An escaped horse on board an Air Atlanta Icelandic flight recently caused the plane to make an emergency return to JFK Airport.
This story has an unsettling and sad ending.
Social media users have since quipped that the horse, which could have been straight out of a Hollywood movie, brought a whole new meaning to the term “wild ride.”
The flight took off from JFK Airport.
The flight, which was headed to Belgium, left JFK airport and reached about 31,000 feet when the horse managed to break loose from its enclosure, CNN reports.
The plane was headed to Belgium when it experienced some turbulence.
The crew quickly realized that controlling a horse in the confined space of an airplane was no easy task. It became evident that the safest course of action was to return to the airport since staff members struggled to secure the horse.
The commotion caused the horse to panic.
Air Atlanta Icelandic is no stranger to transporting animals. In fact, the carrier often transports racehorses and other livestock across continents. However, this was a first even for them.
The crew struggled to contain the horse once it got out from the stall.
The flight turned back, making an unscheduled landing back at JFK airport, the report adds, while the airport authorities were alerted about the situation and animal control officers were rushed to the scene.
The flight was diverted back to JFK airport.
The horse was safely off-boarded where it was immediately calmed down by emergency response professionals. It’s believed that a thorough inspection of the plane was carried out to ensure no damage had been caused during the equine escape attempt.
How did the horse get loose?
In a released recording from the crew’s call to Air Traffic Control, it was noted by the pilot that there was no issue “flying wise.
Officials speak out following the tragic incident.
Chairman of ARK, John Cuticelli, who deals with animal export, said that following some turbulence, the horse had jumped. In doing so, its front legs were jammed between the barrier of the stall.
Everything was done to try and save the horse’s life.
And since the horse could not be secured again, the pilot decided to reroute the flight.
“We dispersed veterinary care, animal handlers, medical equipment, horse slings, a horse ambulance, everything necessary to accommodate that horse,” Cuticelli said, explaining what happened after the plane landed.
In the end, the horse was euthanized.
Unfortunately, the injuries sustained on the plane were so severe that after being extricated, the horse reportedly had to be euthanized.
Some people feel that horses shouldn’t fly on planes.
“It’s only the second time in all the years I’ve been doing this that I’ve ever seen that happen. And we do thousands of horses a year. A very unfortunate event — but that horse was spooked,” he continued.
Health Risks During Flight
The horse’s death has left some people feeling torn on whether these animals should be flying on planes, to begin with.
Horses are large animals.
One person argued that the change in altitude and cabin pressure during a flight can often pose significant health risks to horses.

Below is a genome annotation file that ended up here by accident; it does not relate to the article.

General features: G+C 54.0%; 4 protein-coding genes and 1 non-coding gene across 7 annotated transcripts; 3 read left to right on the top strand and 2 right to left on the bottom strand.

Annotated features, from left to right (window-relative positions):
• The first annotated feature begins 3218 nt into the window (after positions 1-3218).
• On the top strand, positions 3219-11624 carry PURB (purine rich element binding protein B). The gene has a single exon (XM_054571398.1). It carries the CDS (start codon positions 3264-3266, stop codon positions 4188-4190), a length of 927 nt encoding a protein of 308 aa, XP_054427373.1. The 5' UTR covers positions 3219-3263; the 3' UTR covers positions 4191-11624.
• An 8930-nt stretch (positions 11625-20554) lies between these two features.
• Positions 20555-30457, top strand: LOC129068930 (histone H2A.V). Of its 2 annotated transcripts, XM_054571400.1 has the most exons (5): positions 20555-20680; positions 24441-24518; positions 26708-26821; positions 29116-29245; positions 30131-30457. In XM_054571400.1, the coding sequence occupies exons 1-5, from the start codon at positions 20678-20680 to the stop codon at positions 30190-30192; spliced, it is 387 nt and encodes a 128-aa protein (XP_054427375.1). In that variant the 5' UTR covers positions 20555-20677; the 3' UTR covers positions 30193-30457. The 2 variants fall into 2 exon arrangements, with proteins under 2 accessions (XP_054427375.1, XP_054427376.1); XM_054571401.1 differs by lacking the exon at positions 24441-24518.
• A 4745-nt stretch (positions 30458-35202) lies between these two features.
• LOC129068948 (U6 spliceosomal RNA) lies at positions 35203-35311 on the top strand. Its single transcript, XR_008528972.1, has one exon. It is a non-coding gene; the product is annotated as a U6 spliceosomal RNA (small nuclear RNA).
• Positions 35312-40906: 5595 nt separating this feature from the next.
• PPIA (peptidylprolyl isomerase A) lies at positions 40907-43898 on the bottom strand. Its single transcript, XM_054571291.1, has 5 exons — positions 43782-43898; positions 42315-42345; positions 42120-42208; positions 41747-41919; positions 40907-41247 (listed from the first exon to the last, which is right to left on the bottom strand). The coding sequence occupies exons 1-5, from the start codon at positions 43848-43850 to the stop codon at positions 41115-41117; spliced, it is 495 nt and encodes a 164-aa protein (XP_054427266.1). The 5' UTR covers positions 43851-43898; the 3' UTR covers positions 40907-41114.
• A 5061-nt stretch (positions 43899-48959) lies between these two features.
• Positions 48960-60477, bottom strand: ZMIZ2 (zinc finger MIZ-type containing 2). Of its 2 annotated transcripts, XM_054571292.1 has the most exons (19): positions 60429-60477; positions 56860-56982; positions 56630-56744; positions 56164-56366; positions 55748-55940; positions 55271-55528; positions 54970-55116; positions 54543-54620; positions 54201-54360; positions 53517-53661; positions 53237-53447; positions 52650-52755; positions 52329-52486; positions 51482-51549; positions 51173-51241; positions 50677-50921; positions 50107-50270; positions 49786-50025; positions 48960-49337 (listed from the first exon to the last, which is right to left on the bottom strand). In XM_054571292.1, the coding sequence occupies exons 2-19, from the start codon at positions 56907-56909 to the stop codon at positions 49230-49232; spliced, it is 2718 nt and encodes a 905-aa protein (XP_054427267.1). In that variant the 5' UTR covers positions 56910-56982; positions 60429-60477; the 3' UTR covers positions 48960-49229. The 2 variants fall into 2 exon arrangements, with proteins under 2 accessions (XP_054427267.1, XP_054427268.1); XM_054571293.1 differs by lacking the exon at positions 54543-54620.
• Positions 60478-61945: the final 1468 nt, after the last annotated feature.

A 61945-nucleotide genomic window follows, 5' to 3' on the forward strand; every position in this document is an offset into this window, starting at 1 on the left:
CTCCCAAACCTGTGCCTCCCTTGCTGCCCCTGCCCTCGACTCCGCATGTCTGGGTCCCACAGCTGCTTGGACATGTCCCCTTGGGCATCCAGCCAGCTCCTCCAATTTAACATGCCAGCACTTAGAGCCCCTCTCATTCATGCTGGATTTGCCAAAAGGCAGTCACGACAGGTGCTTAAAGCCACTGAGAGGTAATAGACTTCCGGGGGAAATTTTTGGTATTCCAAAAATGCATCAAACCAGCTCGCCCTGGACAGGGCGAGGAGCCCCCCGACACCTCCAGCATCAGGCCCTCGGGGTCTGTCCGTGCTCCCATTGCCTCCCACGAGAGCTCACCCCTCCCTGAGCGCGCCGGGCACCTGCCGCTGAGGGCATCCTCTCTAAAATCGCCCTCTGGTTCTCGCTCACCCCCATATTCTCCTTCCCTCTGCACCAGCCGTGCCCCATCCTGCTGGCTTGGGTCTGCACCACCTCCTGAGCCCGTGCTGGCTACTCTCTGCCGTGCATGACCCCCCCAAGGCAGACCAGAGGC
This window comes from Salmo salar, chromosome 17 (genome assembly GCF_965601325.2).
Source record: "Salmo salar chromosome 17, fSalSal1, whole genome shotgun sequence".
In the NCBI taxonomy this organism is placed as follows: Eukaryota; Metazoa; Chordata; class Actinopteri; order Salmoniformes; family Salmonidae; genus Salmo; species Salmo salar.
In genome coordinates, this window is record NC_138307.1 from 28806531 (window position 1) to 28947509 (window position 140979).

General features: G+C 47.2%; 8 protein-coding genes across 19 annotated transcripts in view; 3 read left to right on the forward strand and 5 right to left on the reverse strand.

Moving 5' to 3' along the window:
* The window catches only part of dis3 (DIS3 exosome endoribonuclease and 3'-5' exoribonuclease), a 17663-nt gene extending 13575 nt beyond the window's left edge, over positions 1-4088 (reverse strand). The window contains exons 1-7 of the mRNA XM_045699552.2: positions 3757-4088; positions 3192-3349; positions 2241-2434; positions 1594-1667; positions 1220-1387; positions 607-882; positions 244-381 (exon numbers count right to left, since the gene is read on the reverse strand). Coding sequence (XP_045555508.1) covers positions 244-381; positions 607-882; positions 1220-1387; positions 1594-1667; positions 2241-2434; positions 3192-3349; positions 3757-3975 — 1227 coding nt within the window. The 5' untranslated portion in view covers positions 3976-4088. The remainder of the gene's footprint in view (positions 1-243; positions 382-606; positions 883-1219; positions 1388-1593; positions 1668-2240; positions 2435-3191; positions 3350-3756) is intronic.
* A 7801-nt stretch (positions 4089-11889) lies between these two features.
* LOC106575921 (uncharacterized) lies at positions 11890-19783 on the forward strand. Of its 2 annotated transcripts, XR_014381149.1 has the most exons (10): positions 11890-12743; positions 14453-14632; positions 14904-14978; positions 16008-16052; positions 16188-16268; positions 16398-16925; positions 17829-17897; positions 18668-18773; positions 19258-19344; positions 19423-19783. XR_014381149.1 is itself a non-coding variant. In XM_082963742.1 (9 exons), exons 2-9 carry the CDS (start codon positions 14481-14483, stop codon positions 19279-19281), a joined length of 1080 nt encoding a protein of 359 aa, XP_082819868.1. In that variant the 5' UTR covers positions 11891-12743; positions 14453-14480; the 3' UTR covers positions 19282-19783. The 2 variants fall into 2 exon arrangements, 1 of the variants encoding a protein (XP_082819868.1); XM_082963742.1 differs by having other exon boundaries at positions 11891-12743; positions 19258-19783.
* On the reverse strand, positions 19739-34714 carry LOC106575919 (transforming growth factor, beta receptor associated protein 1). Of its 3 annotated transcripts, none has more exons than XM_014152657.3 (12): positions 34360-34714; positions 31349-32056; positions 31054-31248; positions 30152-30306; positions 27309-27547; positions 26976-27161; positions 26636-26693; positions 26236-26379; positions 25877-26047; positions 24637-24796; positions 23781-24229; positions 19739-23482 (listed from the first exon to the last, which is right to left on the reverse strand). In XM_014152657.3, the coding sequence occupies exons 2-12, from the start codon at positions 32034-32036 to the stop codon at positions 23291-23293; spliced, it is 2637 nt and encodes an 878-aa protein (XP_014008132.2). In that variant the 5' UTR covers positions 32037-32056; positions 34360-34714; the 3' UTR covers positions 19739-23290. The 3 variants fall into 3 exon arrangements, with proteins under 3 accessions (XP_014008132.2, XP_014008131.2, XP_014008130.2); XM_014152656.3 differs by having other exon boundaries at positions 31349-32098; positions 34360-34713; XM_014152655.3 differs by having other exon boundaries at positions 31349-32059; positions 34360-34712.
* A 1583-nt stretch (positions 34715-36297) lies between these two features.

Other people feel they are too big to be kept in a plane for hours.
They said that, unlike humans, horses cannot pop their ears to relieve pressure changes, and that these shifts could cause discomfort and potential health problems such as colic or sinus issues.
It’s often been argued that horses don’t belong in planes.
Another user said that the stress of flying could compromise a horse’s immune system, allegedly making them more susceptible to disease and infection.
The health effects…
“Why horses are being transported on planes is honestly ridiculous. I’m sorry but aside from a dog or maybe a cat, horses shouldn’t be flying on planes,” one person wrote on X, formerly known as Twitter.
Physical dangers and confined spaces
Another person said that horses are large, powerful animals that are not naturally suited to confined spaces such as the interior of an aircraft.
The risks that are not often talked about.
The limited space could therefore cause stress and anxiety, leading to a higher risk of injury.
Horses need feeding, space, and hydration.
“A panicked horse can easily hurt itself or others around it in an attempt to escape,” another added in response to the horse’s death on a plane.
Airline crew can’t always accommodate to every horse’s needs.
Another significant risk of flying horses, as seen in this article, is the danger they pose in the event of turbulence or an emergency landing.
Other dangers that could occur.
Despite being secured in specially designed stalls, a horse can still become a dangerous projectile during severe turbulence, potentially causing damage to the aircraft and injury to itself and others.
Challenges in meeting basic needs
A horse’s basic needs during a flight could also be challenging.
Horses could choke on planes while being fed.
Feeding, hydration, and waste management are all major concerns. Studies say that horses need to eat regularly to maintain their digestive health, but feeding them in flight can be problematic due to space constraints and the risk of choking.
The big question remains: Is it reasonable and safe for horses to be taken on long flights?
It was even argued that ensuring that a horse remains properly hydrated during a long flight is a logistical challenge, and that waste management is another issue in itself.
The decision to do so comes with its risks.
Many have said that since horses urinate and defecate frequently, managing this in a confined aircraft space is not only unpleasant but could also pose health hazards.